Ups and Downs for the Week of March 3-7

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This is a partial transcript from The Beltway Boys, March 8, 2003, that has been edited for clarity. Click here to order the complete transcript.

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MORT KONDRACKE, CO-HOST: It’s time for the Ups and Downs now.

DOWN: Usama bin Laden and his Al Qaeda network

KONDRACKE: The noose is tightening as the arrest of the -- of his number three man, Khalid Shaikh Mohammed, leads to important clues about bin Laden's whereabouts and the inner workings of the terror network.

Now, I doubt that Mohammed is blabbing, and, you know, pointing fingers to where Usama bin Laden can be found. But we did uncover computers, we've discovered a lot of records in Rawalpindi, where Mohammed was arrested last week.


KONDRACKE: And they may lead us to, to, to other terrorists, including, there were allegedly phone numbers in the United States. So there may be some arrests here too.

BARNES: Yes. Yes, Mort, remember Senator Bob Graham, who's now running for the Democratic presidential nomination, said over and over again that the U.S. could not fight a war on terrorism at the same time it was gearing up to fight a war with Iraq.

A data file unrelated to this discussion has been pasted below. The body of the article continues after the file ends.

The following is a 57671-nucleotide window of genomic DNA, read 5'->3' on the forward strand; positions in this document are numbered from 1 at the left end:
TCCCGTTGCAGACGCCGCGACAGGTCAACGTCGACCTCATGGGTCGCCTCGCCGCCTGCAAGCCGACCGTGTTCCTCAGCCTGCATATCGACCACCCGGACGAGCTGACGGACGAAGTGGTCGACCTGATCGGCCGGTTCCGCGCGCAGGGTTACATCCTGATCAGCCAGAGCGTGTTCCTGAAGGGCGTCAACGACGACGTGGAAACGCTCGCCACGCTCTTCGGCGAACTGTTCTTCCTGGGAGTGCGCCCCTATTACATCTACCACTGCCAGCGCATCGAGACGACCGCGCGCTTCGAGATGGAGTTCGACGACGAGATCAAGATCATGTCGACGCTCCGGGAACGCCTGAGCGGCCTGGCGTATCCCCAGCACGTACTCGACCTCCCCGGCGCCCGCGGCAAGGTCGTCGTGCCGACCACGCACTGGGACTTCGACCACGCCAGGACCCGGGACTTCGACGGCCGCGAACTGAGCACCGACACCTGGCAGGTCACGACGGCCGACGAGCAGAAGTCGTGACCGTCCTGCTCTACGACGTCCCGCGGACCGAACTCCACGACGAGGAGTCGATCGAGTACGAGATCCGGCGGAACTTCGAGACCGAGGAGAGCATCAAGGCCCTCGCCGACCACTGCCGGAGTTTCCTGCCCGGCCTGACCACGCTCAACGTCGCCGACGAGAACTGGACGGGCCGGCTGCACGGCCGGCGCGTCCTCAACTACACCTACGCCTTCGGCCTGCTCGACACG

Now, doesn't the apprehension of this guy Mohammed, number three in line in al Qaeda, doesn't that show that both can be done and that he and a lot of Democrats, Graham and a lot of Democrats, plus some Republicans, were wrong in claiming that?

I mean, you can do both of them.

KONDRACKE: Yes, obviously, obviously you can.

BARNES: OK, good, I just wanted to get that on the record.

DOWN: North Korean leader Kim Jong Il

BARNES: The U.S. answers his latest provocations with the deployment of two dozen B-1 and B-52 bombers to Guam, and President Bush's message to Kim, who's been pressing for direct talks, don't hold your breath, pal.

Here's the president Thursday night.


BUSH: We've tried bilateral negotiations with North Korea. My predecessor, in a good-faith effort, entered into a framework agreement. The United States honored its side of the agreement. North Korea didn't.


KONDRACKE: Yes, well, the -- you know, Kim Jong Il just may be nutty enough to think that we really are going to attack him. And this is a place where I think the Democrats have it right and the president has its, has, has it wrong. The Democrats are urging direct negotiations with North Korea.